Researchers at the University of Warwick’s Warwick Process Technology Group have devised a process that turns wet waste from sewage farms and paper mills into a source of power.
University of Warwick researcher Dr Ashok Bhattacharya and his team are part of a Europe wide consortium that have cracked the problem of how to extract very pure levels of hydrogen from wet bio-matter, such as sewage or paper mill waste. This very pure hydrogen can then be used in “fuel cells” to power homes, factories and cars. The research consortium have now received £2.5million in European funding to work up their lab based solution into larger prototypes. Eventually the research team’s “plated membrane reactors” could be built as small industrial units, no bigger than a large room in some cases, and added directly to the sites of sewage plants or paper mills.
Previous attempts to extract pure hydrogen from bio-matter to power fuel cells have only met with limited success, even with dry material. The new process extracts very pure hydrogen from the more difficult but exceedingly abundant wet bio-matter and even makes a virtue of the water content of the material to generate even more pure hydrogen.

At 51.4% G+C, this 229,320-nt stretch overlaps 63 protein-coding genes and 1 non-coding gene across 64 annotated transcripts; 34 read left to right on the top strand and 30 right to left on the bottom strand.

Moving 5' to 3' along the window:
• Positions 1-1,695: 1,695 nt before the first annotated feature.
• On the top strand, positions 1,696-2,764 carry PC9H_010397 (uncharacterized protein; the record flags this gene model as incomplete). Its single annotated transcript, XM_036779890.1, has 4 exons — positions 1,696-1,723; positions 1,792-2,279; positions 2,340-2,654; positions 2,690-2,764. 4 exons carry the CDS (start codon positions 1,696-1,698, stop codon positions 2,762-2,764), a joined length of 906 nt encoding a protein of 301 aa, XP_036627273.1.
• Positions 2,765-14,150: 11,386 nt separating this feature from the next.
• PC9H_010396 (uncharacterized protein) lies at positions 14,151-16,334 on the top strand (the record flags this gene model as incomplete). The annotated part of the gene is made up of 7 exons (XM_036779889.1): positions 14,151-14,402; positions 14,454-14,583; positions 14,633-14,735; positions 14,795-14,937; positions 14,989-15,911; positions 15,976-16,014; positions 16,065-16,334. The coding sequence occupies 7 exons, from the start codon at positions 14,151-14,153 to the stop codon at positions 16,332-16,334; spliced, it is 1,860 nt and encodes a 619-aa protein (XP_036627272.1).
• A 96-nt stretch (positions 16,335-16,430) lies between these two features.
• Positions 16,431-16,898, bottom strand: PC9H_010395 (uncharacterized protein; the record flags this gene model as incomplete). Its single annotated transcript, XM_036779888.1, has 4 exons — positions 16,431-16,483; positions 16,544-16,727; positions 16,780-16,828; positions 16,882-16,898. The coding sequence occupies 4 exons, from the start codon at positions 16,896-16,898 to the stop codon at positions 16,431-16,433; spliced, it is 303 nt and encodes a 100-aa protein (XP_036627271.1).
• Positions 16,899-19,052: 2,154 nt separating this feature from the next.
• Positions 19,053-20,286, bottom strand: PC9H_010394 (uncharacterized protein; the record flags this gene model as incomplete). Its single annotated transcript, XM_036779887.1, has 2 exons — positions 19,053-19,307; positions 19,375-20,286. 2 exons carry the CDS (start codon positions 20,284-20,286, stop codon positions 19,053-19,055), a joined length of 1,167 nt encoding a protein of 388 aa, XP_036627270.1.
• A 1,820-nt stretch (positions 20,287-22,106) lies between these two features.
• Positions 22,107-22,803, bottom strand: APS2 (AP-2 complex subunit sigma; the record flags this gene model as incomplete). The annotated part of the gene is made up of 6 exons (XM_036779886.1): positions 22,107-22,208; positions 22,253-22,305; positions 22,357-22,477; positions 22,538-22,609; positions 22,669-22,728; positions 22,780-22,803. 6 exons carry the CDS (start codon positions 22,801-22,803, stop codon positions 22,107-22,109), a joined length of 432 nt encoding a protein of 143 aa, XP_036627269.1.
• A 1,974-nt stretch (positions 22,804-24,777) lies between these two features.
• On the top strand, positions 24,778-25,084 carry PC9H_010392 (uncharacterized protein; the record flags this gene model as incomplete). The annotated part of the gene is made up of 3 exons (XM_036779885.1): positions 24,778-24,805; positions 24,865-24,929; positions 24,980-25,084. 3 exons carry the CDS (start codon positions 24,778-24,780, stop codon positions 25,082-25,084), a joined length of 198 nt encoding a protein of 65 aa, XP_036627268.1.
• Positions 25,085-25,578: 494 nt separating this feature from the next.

Peter Dunn | mailto:m.willson@mwcommunication
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Physicists at the University of Bonn have managed to create optical hollows and more complex patterns into which the light of a Bose-Einstein condensate flows. The creation of such highly low-loss structures for light is a prerequisite for complex light circuits, such as for quantum information processing for a new generation of computers. The researchers are now presenting their results in the journal Nature Photonics.
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A study led by scientists of the Max Planck Institute for the Structure and Dynamics of Matter (MPSD) at the Center for Free-Electron Laser Science in Hamburg presents evidence of the coexistence of superconductivity and “charge-density-waves” in compounds of the poorly-studied family of bismuthates. This observation opens up new perspectives for a deeper understanding of the phenomenon of high-temperature superconductivity, a topic which is at the core of condensed matter research since more than 30 years. The paper by Nicoletti et al has been published in the PNAS.
Since the beginning of the 20th century, superconductivity had been observed in some metals at temperatures only a few degrees above the absolute zero (minus...
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